Chicago Sports Exchange: Mitch, Bears Finally Have A Day Again In Beatdown Over H-Town

By Drew Stevens (@lookwhatdrewdid)

It’s as simple as this, Aaron Rodgers.

If you no longer want any part of an organization whose general manager has begun to dig your grave even as you continue to withstand the rigors of professional quarterbacking with flying colors, then you should most certainly look for a change of scenery. You see how well things are working out for Tom Brady after he ended his longterm relationship with New England, right?

He found greener — and far warmer — pastures in Tampa Bay. Now while it may be tempting to move across country where friendlier climates and your childhood favorite 49ers play, remember, that team blew its chance with you years ago. Besides, the coldest dish of revenge you could serve that bay green and cheese gold-colored front office would be aligning yourself with its sworn enemy, the Chicago Bears.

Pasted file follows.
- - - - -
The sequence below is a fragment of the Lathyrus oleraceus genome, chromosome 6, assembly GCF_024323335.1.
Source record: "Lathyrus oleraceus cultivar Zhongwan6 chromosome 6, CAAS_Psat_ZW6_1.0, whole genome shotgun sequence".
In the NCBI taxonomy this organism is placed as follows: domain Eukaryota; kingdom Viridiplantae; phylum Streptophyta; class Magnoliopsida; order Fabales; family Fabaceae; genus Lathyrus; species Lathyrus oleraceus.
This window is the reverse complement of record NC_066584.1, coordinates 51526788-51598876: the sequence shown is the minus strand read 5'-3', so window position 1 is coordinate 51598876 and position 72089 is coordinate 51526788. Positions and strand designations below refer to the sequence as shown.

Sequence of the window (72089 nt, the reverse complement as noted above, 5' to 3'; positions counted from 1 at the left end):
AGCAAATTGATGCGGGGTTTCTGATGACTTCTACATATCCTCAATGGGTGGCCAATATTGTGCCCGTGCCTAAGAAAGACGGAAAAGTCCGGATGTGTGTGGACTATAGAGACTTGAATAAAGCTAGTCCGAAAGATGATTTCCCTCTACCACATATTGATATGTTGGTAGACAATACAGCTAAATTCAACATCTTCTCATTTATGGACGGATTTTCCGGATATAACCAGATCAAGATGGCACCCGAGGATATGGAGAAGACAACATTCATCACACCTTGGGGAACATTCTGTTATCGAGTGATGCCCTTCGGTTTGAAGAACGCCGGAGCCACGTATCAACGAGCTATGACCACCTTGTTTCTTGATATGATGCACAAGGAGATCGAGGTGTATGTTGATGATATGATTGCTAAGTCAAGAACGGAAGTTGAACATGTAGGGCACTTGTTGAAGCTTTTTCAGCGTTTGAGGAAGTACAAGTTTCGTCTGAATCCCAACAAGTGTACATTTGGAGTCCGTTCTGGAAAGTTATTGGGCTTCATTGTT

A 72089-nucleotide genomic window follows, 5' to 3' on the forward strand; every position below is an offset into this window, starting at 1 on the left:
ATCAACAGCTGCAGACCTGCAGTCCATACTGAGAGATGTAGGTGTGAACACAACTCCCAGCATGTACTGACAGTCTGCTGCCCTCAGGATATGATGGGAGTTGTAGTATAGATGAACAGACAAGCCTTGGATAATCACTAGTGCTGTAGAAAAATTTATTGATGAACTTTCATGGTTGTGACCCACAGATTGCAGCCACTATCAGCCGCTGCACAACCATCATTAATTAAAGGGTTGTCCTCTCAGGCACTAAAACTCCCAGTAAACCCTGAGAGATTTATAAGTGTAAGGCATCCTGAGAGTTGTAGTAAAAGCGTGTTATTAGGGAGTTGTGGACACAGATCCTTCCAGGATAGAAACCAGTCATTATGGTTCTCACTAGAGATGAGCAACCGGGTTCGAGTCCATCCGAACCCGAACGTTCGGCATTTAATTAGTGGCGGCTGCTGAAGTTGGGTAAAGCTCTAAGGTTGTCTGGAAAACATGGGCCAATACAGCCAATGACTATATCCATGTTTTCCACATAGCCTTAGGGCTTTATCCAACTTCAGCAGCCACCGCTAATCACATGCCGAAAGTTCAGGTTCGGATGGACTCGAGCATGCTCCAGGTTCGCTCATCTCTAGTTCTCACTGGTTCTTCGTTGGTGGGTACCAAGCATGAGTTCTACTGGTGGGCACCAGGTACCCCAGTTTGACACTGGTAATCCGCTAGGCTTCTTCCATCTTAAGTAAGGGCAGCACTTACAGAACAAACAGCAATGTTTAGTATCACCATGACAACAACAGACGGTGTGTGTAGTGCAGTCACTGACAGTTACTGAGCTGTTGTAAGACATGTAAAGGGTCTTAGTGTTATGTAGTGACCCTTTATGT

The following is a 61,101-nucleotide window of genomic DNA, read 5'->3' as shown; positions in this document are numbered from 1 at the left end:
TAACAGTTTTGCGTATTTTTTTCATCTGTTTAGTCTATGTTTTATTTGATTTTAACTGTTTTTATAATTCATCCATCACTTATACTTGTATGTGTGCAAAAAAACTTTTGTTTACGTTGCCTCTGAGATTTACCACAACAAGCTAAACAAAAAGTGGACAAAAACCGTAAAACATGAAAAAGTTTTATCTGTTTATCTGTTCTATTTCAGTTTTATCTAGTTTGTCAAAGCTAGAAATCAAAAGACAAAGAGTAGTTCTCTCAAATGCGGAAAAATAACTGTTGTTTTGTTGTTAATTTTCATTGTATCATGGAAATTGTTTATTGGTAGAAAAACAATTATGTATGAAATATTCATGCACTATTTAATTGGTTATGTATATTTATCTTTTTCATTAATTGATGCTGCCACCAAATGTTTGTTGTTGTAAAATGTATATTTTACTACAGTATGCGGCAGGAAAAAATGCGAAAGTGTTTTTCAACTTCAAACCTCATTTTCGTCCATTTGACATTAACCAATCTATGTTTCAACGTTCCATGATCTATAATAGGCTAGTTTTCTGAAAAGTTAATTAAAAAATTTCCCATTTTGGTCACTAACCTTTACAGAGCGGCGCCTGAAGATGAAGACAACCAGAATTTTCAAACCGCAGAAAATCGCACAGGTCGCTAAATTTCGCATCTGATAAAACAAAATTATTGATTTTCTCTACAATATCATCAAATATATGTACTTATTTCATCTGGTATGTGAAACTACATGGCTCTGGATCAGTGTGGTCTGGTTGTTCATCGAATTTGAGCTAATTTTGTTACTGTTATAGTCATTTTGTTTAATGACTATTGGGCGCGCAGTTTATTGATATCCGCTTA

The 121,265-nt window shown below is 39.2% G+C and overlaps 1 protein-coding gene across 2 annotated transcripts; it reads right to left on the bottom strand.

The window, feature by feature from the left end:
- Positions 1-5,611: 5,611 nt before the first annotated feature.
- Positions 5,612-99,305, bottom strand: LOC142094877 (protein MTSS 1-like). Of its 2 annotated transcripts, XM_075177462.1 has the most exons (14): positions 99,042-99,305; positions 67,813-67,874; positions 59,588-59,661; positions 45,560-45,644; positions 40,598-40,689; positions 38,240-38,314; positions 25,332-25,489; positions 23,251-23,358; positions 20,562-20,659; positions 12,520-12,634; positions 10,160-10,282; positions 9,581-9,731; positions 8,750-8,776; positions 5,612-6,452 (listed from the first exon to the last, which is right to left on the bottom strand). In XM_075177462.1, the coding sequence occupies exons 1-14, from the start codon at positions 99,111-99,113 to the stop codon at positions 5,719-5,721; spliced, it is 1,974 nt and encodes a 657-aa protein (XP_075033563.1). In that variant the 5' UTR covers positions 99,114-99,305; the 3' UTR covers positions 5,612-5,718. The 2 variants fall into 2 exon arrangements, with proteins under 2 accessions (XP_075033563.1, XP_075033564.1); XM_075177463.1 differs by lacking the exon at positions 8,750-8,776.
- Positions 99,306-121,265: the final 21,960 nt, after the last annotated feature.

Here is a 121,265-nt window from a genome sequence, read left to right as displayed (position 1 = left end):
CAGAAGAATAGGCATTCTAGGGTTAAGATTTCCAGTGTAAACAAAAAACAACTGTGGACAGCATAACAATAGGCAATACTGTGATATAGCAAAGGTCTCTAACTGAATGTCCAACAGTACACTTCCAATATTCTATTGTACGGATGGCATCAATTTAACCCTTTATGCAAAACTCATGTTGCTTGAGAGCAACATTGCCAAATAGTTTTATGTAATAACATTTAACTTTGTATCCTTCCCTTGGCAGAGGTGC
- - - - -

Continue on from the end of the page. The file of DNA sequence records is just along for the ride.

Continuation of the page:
That’s how you retaliate against Brian Gutekunst, who had the audacity to trade up to select Jordan Love in last year’s NFL Draft, and head coach Matt LaFleur, who was a little too eager to co-sign that move and chose Mason Crosby’s leg, not your invaluable arm, when it mattered most. After all, when you have a chance to really stick it to your ex you don’t date a stranger. You round the bases with the best friend.

Think about it.

Not only would you move from the hallowed ground at Lambeau Field to that at Soldier Field, but you’d also go from being one of the city’s most hated visitors to one of its most beloved residents a la Dennis Rodman.